The US Senate Finance Committee has invited executives from five major pharmacy benefit managers (PBMs) to testify about the rising prescription medicine costs in the country.
Senate chairman Chuck Grassley and ranking member Ron Wyden sent letters to Cigna, CVS (Caremark and Health), Humana, OptumRx and Prime Therapeutics, inviting them to a drug pricing hearing on 3 April.
PBMs negotiate drug benefits for employers and health plans with manufacturers, as well as operate mail-order pharmacies, noted Reuters.
Pharmaceutical companies cite pressure to provide rebates to PBMs as a reason behind raising the prices of their medicines.
Grassley and Wyden said: “Middlemen in the health care industry owe patients and taxpayers an explanation of their role. There’s far too much bureaucracy and too little transparency getting in the way of affordable, quality health care.
“Every part of the industry has a role to play in lowering prescription drug prices. Witnesses from these companies should come prepared to provide real information and discuss real solutions.”
This would be the committee’s third hearing on drug prices this year. The first hearing on 29 January was followed by a second on 26 February.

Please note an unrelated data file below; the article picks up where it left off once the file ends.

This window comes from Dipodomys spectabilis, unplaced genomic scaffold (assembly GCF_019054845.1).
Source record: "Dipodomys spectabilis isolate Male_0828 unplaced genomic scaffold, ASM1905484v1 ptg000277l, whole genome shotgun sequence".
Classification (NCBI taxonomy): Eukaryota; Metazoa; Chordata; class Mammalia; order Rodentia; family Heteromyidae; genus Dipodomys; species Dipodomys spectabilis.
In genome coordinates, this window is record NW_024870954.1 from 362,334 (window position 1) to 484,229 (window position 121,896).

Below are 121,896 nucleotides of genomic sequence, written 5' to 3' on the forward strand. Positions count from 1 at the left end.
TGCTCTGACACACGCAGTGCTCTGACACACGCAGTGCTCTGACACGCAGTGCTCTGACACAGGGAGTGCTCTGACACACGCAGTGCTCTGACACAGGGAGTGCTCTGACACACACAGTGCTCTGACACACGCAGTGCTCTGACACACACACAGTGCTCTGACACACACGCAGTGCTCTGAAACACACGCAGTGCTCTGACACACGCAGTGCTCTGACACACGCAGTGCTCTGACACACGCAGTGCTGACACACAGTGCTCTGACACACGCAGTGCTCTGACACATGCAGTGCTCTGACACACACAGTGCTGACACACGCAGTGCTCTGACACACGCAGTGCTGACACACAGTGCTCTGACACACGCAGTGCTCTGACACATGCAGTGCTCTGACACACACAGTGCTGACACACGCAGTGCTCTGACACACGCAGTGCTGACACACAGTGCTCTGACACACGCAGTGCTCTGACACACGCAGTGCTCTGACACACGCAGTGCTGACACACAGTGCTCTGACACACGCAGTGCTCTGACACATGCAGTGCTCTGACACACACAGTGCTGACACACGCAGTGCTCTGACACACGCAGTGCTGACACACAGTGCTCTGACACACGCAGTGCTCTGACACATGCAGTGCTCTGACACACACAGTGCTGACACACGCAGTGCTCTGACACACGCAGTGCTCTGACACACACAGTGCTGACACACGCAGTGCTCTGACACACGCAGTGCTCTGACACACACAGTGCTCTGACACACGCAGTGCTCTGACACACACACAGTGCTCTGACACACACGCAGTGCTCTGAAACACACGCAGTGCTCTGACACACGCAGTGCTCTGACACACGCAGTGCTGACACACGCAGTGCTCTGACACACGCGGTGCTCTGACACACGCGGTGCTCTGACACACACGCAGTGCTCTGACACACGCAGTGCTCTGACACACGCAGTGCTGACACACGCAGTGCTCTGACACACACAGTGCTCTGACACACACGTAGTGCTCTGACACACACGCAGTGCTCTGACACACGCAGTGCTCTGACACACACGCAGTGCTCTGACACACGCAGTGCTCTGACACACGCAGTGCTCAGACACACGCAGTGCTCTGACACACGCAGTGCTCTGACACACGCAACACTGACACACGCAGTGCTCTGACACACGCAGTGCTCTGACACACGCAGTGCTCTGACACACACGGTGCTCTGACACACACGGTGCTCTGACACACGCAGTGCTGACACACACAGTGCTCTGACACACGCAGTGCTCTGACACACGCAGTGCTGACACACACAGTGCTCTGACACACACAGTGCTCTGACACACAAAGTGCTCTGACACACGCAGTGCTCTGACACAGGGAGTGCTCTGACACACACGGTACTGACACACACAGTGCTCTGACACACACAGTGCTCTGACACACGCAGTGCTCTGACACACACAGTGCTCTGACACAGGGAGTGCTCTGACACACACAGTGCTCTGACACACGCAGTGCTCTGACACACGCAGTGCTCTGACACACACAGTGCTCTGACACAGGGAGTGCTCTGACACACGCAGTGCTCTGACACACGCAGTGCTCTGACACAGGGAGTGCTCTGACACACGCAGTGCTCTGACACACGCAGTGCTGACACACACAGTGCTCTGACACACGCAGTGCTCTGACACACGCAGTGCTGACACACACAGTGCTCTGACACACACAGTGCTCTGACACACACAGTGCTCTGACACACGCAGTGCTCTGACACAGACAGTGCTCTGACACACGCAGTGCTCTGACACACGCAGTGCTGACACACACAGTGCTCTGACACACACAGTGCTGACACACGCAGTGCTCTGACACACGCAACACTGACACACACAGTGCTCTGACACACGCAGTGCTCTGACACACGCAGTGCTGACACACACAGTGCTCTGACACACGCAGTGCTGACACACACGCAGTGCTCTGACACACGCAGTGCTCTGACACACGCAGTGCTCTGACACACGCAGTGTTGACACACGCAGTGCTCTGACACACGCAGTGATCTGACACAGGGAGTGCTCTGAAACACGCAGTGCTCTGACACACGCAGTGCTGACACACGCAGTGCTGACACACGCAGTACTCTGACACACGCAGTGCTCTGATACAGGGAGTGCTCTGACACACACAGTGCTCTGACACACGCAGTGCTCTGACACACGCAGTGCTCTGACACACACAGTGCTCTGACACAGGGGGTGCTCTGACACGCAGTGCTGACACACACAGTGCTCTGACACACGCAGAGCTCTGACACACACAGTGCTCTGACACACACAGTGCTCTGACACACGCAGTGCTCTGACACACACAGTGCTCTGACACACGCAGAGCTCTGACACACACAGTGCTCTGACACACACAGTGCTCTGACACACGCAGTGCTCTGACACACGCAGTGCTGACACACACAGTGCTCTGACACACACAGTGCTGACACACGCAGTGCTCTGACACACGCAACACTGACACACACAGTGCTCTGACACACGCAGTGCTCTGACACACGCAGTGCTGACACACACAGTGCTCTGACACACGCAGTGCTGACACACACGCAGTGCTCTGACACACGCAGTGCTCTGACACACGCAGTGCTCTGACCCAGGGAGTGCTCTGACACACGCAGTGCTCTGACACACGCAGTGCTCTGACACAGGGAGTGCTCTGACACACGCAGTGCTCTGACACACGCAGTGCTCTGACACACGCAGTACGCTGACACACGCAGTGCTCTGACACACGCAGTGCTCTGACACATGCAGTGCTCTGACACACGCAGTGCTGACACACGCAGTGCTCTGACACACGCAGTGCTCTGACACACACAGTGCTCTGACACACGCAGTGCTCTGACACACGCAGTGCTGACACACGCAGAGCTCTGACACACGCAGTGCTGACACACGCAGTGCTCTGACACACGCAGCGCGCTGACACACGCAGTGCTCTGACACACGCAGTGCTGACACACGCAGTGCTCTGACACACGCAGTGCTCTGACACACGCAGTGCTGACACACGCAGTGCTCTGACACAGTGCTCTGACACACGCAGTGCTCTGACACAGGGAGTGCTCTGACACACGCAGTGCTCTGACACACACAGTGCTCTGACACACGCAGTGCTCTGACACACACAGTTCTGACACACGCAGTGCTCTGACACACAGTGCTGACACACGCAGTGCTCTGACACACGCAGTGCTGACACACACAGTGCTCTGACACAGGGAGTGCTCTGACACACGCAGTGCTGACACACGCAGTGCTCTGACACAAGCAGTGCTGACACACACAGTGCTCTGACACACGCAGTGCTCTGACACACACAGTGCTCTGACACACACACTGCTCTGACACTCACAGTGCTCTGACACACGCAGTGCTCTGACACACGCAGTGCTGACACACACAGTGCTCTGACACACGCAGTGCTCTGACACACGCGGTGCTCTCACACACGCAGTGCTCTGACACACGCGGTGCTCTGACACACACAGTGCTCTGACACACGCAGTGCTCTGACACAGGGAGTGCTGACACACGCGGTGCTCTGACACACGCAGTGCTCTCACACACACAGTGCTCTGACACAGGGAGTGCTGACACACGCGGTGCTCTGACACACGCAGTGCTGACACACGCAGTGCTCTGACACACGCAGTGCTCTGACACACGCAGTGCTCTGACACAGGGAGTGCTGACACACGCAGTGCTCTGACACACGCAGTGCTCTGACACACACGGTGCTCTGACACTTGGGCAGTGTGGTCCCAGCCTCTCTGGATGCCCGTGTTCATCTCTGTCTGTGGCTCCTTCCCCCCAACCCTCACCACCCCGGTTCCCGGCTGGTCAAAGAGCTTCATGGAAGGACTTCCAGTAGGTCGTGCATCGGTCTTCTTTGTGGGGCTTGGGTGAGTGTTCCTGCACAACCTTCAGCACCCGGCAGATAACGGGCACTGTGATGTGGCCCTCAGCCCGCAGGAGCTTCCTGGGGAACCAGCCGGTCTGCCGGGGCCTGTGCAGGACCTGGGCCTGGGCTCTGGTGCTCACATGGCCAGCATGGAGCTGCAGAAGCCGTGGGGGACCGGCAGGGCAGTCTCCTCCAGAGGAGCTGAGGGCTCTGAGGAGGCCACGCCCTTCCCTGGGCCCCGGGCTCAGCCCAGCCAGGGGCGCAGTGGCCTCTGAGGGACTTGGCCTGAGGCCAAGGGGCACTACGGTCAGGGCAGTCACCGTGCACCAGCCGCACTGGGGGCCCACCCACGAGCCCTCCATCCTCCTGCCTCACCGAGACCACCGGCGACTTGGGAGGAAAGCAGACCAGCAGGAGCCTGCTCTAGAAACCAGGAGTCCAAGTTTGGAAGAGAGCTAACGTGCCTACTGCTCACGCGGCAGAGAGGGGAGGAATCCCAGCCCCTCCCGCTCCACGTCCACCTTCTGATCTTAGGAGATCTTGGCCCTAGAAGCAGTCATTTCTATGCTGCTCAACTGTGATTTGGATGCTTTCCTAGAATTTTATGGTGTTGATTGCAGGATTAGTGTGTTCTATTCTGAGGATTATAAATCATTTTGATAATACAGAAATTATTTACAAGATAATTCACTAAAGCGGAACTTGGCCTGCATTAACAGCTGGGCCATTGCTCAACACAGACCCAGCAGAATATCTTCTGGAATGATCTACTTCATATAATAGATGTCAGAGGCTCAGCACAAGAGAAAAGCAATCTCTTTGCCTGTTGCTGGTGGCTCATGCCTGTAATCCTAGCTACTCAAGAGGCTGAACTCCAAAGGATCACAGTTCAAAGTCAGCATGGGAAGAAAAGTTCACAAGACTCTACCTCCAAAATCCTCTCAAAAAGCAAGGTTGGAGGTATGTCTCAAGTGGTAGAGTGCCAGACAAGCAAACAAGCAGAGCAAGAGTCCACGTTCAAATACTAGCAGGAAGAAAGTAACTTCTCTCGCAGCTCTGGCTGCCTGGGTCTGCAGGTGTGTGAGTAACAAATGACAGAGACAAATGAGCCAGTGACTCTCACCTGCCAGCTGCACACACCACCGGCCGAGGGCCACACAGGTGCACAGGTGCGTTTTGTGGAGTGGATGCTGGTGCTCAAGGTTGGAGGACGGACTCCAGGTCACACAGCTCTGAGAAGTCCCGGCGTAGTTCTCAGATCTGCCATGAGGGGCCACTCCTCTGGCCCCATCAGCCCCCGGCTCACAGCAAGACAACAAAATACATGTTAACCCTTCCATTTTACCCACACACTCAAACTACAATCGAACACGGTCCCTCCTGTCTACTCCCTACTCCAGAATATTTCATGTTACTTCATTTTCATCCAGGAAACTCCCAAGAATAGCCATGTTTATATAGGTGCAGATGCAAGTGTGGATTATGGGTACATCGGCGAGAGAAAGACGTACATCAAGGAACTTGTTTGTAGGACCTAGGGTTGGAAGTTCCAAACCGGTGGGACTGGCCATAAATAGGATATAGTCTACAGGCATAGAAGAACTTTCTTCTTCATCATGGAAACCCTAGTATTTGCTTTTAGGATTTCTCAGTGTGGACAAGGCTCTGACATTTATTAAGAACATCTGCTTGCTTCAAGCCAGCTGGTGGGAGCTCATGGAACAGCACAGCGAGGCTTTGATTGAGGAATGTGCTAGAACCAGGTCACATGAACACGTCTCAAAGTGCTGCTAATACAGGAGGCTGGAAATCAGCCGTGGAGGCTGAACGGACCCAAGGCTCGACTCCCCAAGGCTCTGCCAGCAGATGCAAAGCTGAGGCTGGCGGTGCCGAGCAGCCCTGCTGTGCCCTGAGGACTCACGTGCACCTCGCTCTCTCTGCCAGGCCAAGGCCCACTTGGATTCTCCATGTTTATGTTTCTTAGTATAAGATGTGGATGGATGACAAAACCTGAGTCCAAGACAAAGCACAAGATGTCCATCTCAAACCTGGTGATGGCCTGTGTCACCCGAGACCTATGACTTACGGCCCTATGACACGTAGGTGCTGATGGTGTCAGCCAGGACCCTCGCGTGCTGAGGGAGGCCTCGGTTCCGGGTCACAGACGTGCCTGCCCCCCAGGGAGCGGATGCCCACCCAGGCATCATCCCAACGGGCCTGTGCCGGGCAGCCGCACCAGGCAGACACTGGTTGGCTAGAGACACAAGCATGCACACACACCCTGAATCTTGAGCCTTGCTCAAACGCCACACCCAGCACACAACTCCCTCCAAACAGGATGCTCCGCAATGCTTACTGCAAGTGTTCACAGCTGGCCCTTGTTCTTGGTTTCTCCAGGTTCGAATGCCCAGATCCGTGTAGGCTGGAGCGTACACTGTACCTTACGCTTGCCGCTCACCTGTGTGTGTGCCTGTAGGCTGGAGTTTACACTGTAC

Executives from seven major pharmaceutical companies – AstraZeneca, Pfizer, Sanofi, Johnson & Johnson, Bristol-Myers Squibb, AbbVie and Merck, testified during the second hearing.
By the end of the hearing, nearly all executives said that removal of discounts given to PBMs would help in lowering drug prices for patients.
Both Democrats and Republicans in the US are taking a similar stance on the increasing drug prices in the country.
Lowering prices is an important issue for President Donald Trump, who pressured drugmakers, most notably Pfizer, to postpone their planned price hikes.
Furthermore, US Department of Health & Human Services (HHS) proposed a new rule last month to end drug rebates and push discounts directly to patients.